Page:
# Applications with Percents Applications with Percents Objective 7

- Slides: 18

Applications with Percents

Applications with Percents Objective: 7. 1. 01 Develop and use ratios, proportions, and percents to solve problems Essential Question: How can I apply my understanding of percents to make more informed shopping decisions?

Applications with Percents Vocabulary: Sales Tax: an additional amount of money charged on the items people buy; the government uses this money to operate the country. Discount: the amount of money by which the regular price of an item is reduced. Tip: also known as gratuity, is money given to a person who provides a service, and is added to the cost of that service.

Applications with Percents Real World Example: Sam has a serious dilemma. He wants to buy PS 3 but cannot decide where to buy it from. Target is selling them for $399. 99 with a 15% discount. Best Buy is selling them for $375. 99 but only a 10% discount. Where should Sam buy his PS 3? Best Buy

Applications with Percents But What About If…

Applications with Percents Real World Example: Target was selling them for $399. 99 with a 20% discount and Best Buy was selling them for $375. 99 and a 15% discount. Best Buy

Applications with Percents Example 1: Finding Total Cost A graphing calculator costs $90 and the sales tax is 6%. What is the total cost? Total Cost = Cost of Calculator + Sales Tax First calculate the sales tax 6% OF $90 0. 06 x 90 $5. 40 Total Cost $90. 00 + $5. 40 Total Cost $95. 40

Applications with Percents Example 2: Finding Total Cost A laptop costs $475 and the sales tax is 7½%. What is the total cost? Total Cost = Cost of Laptop + Sales Tax First calculate the sales tax 7½% OF $475 0. 075 x 475 $35. 63 Total Cost $475. 00 + $35. 63 Total Cost $510. 63

Applications with Percents Example 3: Finding Sale Price A snowboard has a regular price of $169 but is on sale for 35% off. What is the sale price? Total Cost = Cost of Snowboard – Discount First calculate the discount 35% OF $169 0. 35 x 169 $59. 15 Total Cost $169. 00 – $59. 15 Total Cost $109. 85

Applications with Percents Example 4: Finding Sale Price A new coat has a regular price of $185 but is on sale for 33% off. What is the sale price? Total Cost = Cost of Coat – Discount First calculate the discount 33% OF $185 0. 33 x 185 $61. 05 Total Cost $185. 00 – $61. 05 Total Cost $123. 95

Applications with Percents Example 5: Finding Total Cost A meal at Pizza Inn cost $25. 85. The tax is 8% and Mr. Williams wanted to leave a 15% tip. What was the cost of the meal? Total Cost = Cost of Meal + Tax + Tip First calculate the tax 8% OF $25. 85 0. 08 x 25. 85 $2. 07 $123. 95 Next calculate the tip 15% OF $27. 92 0. 15 x 27. 92 $4. 19

Applications with Percents When Calculating Tax and Tip: Always Remember… Your textbook teaches you to calculate the tax and the tip separately and then add both amounts to the cost of the meal. However, in a restaurant the tax has already been calculated and added to the cost of the meal. In my examples, I calculated the tax and added that to the cost of the meal. Next I used the new cost of the meal to determine the tip.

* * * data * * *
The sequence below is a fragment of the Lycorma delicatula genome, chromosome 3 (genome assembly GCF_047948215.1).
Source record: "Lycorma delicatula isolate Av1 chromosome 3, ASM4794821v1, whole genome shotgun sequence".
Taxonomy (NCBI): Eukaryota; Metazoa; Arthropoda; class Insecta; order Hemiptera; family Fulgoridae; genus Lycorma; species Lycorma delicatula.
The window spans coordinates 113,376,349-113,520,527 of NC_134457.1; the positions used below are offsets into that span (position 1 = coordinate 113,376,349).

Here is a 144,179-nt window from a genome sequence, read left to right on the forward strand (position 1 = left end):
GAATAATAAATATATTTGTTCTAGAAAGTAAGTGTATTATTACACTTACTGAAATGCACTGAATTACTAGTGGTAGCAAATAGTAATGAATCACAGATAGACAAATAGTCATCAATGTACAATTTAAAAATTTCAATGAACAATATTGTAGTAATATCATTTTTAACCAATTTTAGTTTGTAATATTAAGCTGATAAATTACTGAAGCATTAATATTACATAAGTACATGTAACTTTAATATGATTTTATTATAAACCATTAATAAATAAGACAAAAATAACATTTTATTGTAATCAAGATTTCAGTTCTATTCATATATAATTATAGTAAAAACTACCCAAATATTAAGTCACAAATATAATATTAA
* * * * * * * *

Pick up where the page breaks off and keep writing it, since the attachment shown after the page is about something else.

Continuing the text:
Applications with Percents Example 6: Finding Percent of Discount An electric guitar was originally $299. 95 but on sale for $179. 99. What is the percent of discount? Discount = Original Cost – Sale Price = $299. 95 – 179. 99 = $119. 96 Use the Percent IS % Proportion To OF 100 Calculate Percent of Discount 40%

Applications with Percents Example 7: Finding Percent of Markup In the last 6 months the average price for a gallon of unleaded gasoline has risen from $2. 85 to $3. 10. What is the percent of markup? Markup = New Price – Old Price = $3. 10 – $2. 85 = $0. 25 Use the Percent IS Proportion To OF Calculate Percent of Discount % 100 8. 7%

Applications with Percents When Calculating Percents of Markup and Discount: Always Remember… You can use the percent proportion or the percent of change formula to make your calculations. If you choose to use the percent proportion you have to calculate the change first and use that as your IS and use the original price as your OF.

Applications with Percents Independent Practice: Determine the final cost for each example: 1. $99 CD Player, 5% Tax = $103. 95 2. $1, 500 Computer, 25% Discount = $1125. 00 3. $119. 50 Skateboard, 20% Off = $$95. 60 4. $4. 30 Notebook, 8% Tax = $4. 64 5. $24. 95 Book, 4. 5% Tax = $26. 07 6. $39. 60 Sweater, 40% Discount = $23. 76

Applications with Percents Summary: Always Remember… 1) Discounts or Sales are subtracted from the original cost of an item 2) Taxes are added to the cost of an item 3) To determine the Percent of a Discount or Percent of Markup use the percent proportion or percent change formulas

Applications with Percents HOMEWORK

- Lesson 6-2 fractions, decimals, and percents answers
- Percents to decimals
- Ordering fractions decimals and percentages
- Percents to decimals
- Converting between percents decimals and fractions
- Percents greater than 100 and less than 1
- Lesson 3 percents and decimals
- Percents to decimals
- Fractions decimals and percents calculator
- Estimate with percents
- What
- Reteaching 9-1 review percents and probability
- Two sevenths as a percentage
- Estimating with percents
- Contoh skala desimal
- 6-2 relate fractions decimals and percents
- Percents definition
- General objective and specific objective example
- What is research